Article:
Cotton is a basic raw material to the largest industrial sector and the largest export earnings which should be given its due share, PKI President proposed.

The Pakistan Kissan Ittehad (PKI) has proposed engaging technology-providing seed companies to revitalize cotton breeding programs by taking into account local issues such as heat tolerance and uniform maturity, which are suitable for machine picking and high-density production.

While speaking to the media, PKI President Khalid Mahmood Khokhar claimed that agriculture is an important pillar of the economy that has been overlooked by previous governments.

There is an urgent need to examine crops that make significant contributions to the economy and assign them the appropriate priority level. Crops that are a drain on the economy or natural resources must be avoided and only grown for domestic consumption.

Cotton is a basic raw material to the largest industrial sector and the largest export earnings which should be given its due share, he proposed.

Pakistan’s existing resources have the potential to produce 15–18 million bales (water and soil). Cotton’s historical area in Pakistan was 3.2 million hectares, but it is now less than 2 million hectares.

Pakistan used to produce over 14 million bales per year, but that number has now dropped to 7 million bales. On the other hand, he claims that demand in the local textile industry has increased to 15–16 million bales, with imports filling the gap.

Cotton growers should be assisted in increasing area and productivity, according to Khalid, by providing equal opportunity and a level playing field in the region. “We can hardly think of any country that grows cotton without providing subsidies in the form of direct assistance, insurance, lower input prices, support prices, etc.,” he added.

He claimed that government funds for cotton research are even lower in Bangladesh and Nepal. The PCCC, the country’s top research and development organisation, relies on Rs 50 per bale of cotton collected from the textile industry.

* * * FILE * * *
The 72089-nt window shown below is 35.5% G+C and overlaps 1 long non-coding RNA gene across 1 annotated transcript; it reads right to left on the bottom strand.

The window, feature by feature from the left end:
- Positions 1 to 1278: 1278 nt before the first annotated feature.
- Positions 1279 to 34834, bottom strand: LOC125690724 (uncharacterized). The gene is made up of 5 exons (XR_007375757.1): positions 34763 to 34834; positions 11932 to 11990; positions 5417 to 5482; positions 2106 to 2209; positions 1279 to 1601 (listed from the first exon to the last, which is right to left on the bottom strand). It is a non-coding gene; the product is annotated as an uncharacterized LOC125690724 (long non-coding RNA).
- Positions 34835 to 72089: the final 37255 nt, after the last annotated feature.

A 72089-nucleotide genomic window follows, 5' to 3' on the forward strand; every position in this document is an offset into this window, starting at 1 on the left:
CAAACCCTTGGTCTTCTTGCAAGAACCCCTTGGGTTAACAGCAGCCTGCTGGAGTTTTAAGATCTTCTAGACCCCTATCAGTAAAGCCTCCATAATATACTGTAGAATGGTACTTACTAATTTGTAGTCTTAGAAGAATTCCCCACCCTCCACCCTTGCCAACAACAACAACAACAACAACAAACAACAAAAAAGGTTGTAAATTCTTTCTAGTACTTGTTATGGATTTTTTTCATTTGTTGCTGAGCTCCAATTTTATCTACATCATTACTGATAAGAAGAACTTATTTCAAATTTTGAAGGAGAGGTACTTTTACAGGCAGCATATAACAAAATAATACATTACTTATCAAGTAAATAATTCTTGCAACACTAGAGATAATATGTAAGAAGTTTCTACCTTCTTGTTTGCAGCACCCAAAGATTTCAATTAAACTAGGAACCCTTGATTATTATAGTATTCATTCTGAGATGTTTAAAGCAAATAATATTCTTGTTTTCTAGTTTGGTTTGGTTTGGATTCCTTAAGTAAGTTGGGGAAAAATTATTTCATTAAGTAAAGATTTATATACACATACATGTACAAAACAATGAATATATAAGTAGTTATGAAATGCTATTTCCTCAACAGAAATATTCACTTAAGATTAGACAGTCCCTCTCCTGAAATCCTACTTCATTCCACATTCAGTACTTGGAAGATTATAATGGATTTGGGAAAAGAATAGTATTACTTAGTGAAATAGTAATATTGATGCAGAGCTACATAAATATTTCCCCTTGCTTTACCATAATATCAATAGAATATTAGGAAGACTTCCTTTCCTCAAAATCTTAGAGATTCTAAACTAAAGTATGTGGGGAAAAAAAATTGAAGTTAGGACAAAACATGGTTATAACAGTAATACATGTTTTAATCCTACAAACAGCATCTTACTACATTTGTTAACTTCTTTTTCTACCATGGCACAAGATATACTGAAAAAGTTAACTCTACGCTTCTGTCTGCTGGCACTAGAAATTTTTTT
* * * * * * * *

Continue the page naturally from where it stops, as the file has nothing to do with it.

They have not paid for the last three years, and the PCCC has reduced its R&D spending. Cotton cess receivable from the textile industry has risen to more than Rs 3.2 billion. The scientists and staff of the PCCC have not been paid their salaries and pensions for the last six months due to less recovery, and the government has not given any supplementary grants.

He proposed to enhance the cotton R&D investment by at least 2% of the agriculture GDP in the next three years.

The productivity gap between progressive and non-progressive growers (small or large growers) is enormous. In the same village, with the same soil type, one grower gets 40 mounds per acre, while the neighbouring farmer gets 12 mounds per acre.

This could be due to a lack of access to technology, a lack of liquidity, substandard input, or a lack of agricultural department advisory services.

It is critical to re-energize the provincial agriculture extension department in order to educate farmers and strictly enforce the quality of inputs, particularly fertilizers, seeds, and pesticides. If this gap can be reduced by half, five million additional bales can be added with the same resources or area allocation, according to Khalid.

He also stressed the need for promoting farm mechanization among small growers as well through service providers. Besides this ginning factories be upgraded by giving them a cash subsidy for the most efficient and modern technology. Cotton ginning in Pakistan is the weakest link after cotton “seed” and needs immediate attention.

Pakistan has the capacity to gin 14 million bales of cotton in 1300 ginning factories with primitive technology copied from 1947 USA-made machines.

According to Khalid Khokhar, a conservative estimate of the cottonseed business is Rs 30–40 billion, while over 700 seed companies are unable to supply the required quantity of cotton seed, and the gap is filled either by substandard Benola or by illegal seed entrepreneurs operating in villages.

None of the seed companies were able to gain the cotton growers’ trust in their ability to provide quality seed and purity. It is critical that multinational seed companies with a presence in Pakistan in the maize or vegetable seed business be approached about entering this market. All that is required is effective seed rule enforcement.

Cotton breeding programs in various research institutes must be discussed collaboratively with clear objectives and consideration for national requirements. Heat tolerance is the key factor to consider as a primary breeding goal. Other areas for future cotton cultivation include single stem erect types suitable for high density and machine picking, uniform maturing, and high-yielding cotton varieties.

In the country’s best national interest, Pakistan’s variety approval system must be transformed into a transparent decision-making entity. He concluded that the private sector should be encouraged and supported in cotton breeding programs through training and research materials.